Some consider the purple martin "America’s most wanted bird."
They are also one of our favorite birds! North America's largest swallow is dependent on humans for nesting boxes. Before european settlement, Native Americans set out gourds for purple martins. It's as simple as this: people like martins--and martins like people.
Martins feed high in the sky during the daytime and eat a wide variety of insects including dragonflies, moths, butterflies, flies, beetles, wasps and other flying insects to sustain their growing broods. They can fly a long distance to hunt, and they often seek out hunting grounds over wetlands.
Sam Robbins wrote in Wisconsin Birdlife 1991 that purple martins were common summer residents especially in eastern Wisconsin. In the first breeding bird atlas (completed in 2000) it was reported that from 1980-2002 there was an 8.4% annual decrease in purple martin numbers in the Breeding Bird Survey. The atlas reported that “many birders in Wisconsin now view Sam’s status as too positive”, thinking that their decline was even steeper than reported.
As resident sanctuary managers at Goose Pond (and with a fitting last name), our special atlas project for this summer is working with volunteers to locate purple martin colonies. Last year we knew of only one colony in Columbia County at Swan Lake near Portage. This year, we found another colony at Swan Lake and 10 Amish families with purple martins nesting at their homes in Columbia County. We also located another 20 Amish families with purple martins in nearby Marquette and Green Lake County.
Dick Nikolai, Wisconsin’s purple martin expert, sent us in the direction of two people from Fort Atkinson. We have enjoyed getting to know Floyd Pfeifer who erected his first martin box in 1957, and Gary Wolfgram who erected one box in 2012 along the Rock River at N2332 Rock River Road on the east side of Fort Atkinson. In Gary’s 6th year, he has nine, 20 compartment boxes with 160 pairs. This year's birds are fledging and Gary probably has around 1,000 martins in his boxes this year! Gary mentioned that he's observed that martins are most active before 10:00 a.m., and later in the day. During mid-day they are often hunting high in the sky.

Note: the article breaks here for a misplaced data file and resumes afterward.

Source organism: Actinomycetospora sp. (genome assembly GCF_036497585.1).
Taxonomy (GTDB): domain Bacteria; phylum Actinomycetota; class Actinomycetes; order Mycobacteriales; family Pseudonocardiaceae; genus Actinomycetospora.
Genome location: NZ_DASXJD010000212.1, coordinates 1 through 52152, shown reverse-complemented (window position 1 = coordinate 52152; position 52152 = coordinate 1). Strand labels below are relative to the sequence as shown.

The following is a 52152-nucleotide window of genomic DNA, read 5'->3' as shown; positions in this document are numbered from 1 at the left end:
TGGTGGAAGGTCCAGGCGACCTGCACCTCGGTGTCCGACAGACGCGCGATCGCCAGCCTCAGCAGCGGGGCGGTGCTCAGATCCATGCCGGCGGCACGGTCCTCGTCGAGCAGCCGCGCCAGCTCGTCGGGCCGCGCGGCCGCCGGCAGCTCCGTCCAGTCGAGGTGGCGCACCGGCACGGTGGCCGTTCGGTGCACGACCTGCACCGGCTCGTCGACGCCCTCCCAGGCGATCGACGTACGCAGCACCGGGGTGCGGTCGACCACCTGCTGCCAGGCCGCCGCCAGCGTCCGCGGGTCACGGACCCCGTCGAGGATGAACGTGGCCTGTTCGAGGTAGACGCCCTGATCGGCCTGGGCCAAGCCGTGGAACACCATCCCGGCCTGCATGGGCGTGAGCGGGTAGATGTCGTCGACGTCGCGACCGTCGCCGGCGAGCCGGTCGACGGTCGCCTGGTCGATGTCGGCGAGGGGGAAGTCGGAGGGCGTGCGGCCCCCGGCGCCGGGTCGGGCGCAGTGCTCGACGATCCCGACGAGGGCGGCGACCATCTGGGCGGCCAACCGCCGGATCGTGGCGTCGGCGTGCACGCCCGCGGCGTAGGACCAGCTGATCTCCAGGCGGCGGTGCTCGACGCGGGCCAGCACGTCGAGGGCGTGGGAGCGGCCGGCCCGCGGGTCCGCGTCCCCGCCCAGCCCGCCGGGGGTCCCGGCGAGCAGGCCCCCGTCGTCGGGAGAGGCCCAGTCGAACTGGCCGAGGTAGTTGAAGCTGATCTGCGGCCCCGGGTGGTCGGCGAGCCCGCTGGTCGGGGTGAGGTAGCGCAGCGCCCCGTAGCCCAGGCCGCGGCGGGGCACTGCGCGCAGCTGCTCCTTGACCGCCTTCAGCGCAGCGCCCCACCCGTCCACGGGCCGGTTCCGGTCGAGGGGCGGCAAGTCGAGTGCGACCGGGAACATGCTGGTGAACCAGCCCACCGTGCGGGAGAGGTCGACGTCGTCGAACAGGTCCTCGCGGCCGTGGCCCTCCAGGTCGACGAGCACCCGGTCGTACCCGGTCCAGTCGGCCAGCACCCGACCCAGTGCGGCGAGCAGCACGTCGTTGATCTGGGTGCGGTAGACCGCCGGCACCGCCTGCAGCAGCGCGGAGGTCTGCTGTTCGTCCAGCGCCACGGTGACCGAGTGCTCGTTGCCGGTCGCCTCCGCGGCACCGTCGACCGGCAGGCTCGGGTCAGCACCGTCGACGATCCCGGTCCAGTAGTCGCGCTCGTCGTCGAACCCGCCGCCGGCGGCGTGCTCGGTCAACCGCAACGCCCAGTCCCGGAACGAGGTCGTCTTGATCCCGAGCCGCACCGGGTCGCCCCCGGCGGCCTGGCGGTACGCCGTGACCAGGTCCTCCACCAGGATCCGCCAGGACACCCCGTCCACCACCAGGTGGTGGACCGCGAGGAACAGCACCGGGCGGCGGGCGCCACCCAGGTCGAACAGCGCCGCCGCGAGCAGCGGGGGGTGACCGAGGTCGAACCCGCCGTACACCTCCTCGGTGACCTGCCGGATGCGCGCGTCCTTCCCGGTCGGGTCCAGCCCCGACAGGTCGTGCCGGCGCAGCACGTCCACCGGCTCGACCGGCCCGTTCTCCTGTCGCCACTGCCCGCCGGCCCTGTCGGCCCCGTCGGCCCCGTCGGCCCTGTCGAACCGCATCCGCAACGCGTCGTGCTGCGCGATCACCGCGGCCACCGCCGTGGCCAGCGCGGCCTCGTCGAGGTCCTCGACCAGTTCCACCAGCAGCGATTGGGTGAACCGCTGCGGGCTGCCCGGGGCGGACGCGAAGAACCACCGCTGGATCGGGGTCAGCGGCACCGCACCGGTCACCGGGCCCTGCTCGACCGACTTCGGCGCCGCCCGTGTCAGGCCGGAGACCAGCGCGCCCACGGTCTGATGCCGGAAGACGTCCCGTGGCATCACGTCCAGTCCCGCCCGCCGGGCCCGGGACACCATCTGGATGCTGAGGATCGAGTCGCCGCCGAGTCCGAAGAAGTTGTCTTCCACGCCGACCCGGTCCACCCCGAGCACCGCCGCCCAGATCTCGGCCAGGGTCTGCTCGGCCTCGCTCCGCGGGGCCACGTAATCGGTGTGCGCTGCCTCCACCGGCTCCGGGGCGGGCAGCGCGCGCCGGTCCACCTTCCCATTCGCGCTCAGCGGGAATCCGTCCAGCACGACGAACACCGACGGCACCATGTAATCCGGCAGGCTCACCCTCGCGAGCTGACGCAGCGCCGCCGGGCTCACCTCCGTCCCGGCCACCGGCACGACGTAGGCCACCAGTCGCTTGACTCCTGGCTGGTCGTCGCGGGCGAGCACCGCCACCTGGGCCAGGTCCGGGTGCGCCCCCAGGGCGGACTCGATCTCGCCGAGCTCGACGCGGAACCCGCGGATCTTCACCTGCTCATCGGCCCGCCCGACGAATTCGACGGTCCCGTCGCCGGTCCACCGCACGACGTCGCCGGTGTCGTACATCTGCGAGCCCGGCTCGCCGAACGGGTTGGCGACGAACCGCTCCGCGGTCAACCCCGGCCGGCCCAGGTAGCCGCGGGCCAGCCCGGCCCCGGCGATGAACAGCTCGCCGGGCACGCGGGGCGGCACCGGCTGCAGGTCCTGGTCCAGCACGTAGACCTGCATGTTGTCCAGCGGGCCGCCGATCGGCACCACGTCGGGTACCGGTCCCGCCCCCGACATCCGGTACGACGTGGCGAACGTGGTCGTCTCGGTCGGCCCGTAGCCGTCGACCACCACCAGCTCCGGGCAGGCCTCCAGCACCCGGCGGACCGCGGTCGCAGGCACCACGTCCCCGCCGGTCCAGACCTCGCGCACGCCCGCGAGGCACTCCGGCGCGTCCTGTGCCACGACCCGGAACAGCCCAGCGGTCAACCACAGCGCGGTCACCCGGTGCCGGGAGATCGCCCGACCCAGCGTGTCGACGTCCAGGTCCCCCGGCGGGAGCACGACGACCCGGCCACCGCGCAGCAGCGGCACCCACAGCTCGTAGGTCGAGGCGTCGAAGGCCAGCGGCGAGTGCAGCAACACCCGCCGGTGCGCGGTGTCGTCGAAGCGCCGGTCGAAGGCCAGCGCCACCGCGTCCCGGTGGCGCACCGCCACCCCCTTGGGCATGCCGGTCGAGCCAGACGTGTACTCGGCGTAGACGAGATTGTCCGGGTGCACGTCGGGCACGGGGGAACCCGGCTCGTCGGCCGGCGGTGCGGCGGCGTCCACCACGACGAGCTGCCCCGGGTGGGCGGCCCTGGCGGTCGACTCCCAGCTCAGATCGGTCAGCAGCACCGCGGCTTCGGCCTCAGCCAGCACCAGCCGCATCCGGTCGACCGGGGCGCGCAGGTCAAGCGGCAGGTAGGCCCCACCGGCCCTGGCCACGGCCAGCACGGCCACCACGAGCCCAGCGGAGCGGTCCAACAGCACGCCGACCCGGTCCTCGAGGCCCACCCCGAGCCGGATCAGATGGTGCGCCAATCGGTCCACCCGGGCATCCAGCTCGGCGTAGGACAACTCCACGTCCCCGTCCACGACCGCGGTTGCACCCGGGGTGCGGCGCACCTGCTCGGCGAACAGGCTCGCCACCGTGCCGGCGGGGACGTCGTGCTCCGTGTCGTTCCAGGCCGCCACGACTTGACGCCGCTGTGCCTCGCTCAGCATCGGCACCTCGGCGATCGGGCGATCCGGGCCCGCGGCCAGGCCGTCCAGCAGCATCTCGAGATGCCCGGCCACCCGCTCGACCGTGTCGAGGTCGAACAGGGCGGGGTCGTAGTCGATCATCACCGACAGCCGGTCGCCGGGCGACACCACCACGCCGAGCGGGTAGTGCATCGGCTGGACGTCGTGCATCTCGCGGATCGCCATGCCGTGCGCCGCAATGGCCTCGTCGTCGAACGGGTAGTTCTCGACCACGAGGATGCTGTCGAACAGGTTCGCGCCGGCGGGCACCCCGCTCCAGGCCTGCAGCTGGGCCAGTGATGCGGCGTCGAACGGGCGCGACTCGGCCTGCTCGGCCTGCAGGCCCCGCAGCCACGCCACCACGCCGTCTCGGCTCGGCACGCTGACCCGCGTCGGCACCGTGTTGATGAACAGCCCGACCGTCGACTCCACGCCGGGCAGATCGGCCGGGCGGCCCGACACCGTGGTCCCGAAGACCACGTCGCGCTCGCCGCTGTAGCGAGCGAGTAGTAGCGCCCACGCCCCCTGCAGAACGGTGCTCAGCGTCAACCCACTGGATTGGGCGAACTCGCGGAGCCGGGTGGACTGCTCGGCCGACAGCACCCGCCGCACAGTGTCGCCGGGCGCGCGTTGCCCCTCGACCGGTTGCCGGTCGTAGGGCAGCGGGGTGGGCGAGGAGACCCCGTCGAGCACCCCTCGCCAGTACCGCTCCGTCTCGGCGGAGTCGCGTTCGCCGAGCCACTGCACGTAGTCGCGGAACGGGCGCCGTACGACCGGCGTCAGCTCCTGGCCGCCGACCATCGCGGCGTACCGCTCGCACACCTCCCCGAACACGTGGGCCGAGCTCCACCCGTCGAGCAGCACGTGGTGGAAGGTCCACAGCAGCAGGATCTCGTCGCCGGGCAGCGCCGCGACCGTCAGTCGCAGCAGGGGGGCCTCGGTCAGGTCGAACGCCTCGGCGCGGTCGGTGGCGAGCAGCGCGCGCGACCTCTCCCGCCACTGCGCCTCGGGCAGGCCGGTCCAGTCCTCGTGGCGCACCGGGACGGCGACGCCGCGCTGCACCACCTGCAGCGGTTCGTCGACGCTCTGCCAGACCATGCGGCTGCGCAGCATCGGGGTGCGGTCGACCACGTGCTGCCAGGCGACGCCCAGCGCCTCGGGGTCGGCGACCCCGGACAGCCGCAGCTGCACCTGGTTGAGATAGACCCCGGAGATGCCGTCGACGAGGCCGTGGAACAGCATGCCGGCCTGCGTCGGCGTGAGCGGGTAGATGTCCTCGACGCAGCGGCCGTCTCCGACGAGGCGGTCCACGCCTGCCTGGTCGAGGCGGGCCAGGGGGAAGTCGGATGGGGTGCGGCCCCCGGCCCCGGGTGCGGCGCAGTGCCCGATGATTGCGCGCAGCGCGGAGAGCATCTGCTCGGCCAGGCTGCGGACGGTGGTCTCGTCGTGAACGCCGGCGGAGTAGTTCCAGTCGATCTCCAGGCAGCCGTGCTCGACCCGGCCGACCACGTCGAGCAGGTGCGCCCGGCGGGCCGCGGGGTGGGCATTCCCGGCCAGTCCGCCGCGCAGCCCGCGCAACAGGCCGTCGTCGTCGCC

Over the years, Floyd learned a lot about building boxes and helped Gary and others make and erect purple martin boxes. Floyd and Gary worked to get four purple martin boxes at Jefferson County’s Dorothy Carnes Park/Rose Lake State Natural Area about two miles about north east of Fort Atkinson. There are two boxes on the east and west side of the preserve, each with 36 compartments and about 30 pairs at both sites. (For more information, visit the State Natural Areas page)
We have learned that martins like white wooden nest boxes with large compartments. We met an Amish family that makes T14 boxes with 6 x 11” compartments. We also believe that it is helpful to have martins in the neighborhood or within several miles when you erect a box. Floyd’s martins were probably the source for Gary’s martins, and both were probably a source for martins at Dorothy Carnes Park! Four of the Amish families have 44, 50, 58, and 66 pairs. The Petersheim family has 5 - T14 boxes and only 4 empty holes. Ezra Petersheim, about 15 years old, reported one check of 224 eggs and a later check of 259 eggs and young. Ezra is a bird watcher and won a writing contest on purple martins in for an Amish publication.
Most martins spend the non-breeding season in Brazil and can also be found in Colombia, Venezuela, Ecuador, Peru, Bolivia, Paraguay, and as far south as Argentina.
We hope you get a chance in the next three weeks to view purple martins before they head south. If you live in the Madison area, try visiting Tenney Park locks, or Tiedeman’s Pond and Strickers Pond in Middleton.
In Jefferson County, Dorothy Carnes County Park is an excellent place to observe martins; we suggest you follow up your martin viewing with a hike and picnic! Madison Audubon previously helped purchase five parcels of land at Dorothy Carnes Park; we may be biased, but we think there are some beautiful prairies to visit! Visitors are also welcome to stop at Gary Wolfgram’s and view martins from his driveway. Gary said that the first words out of many visitors mouth are: “When I was young our parents or neighbors had purple martins--and we miss them.”
By Mark and Sue Foote-Martin, Resident Managers, Goose Pond Sanctuary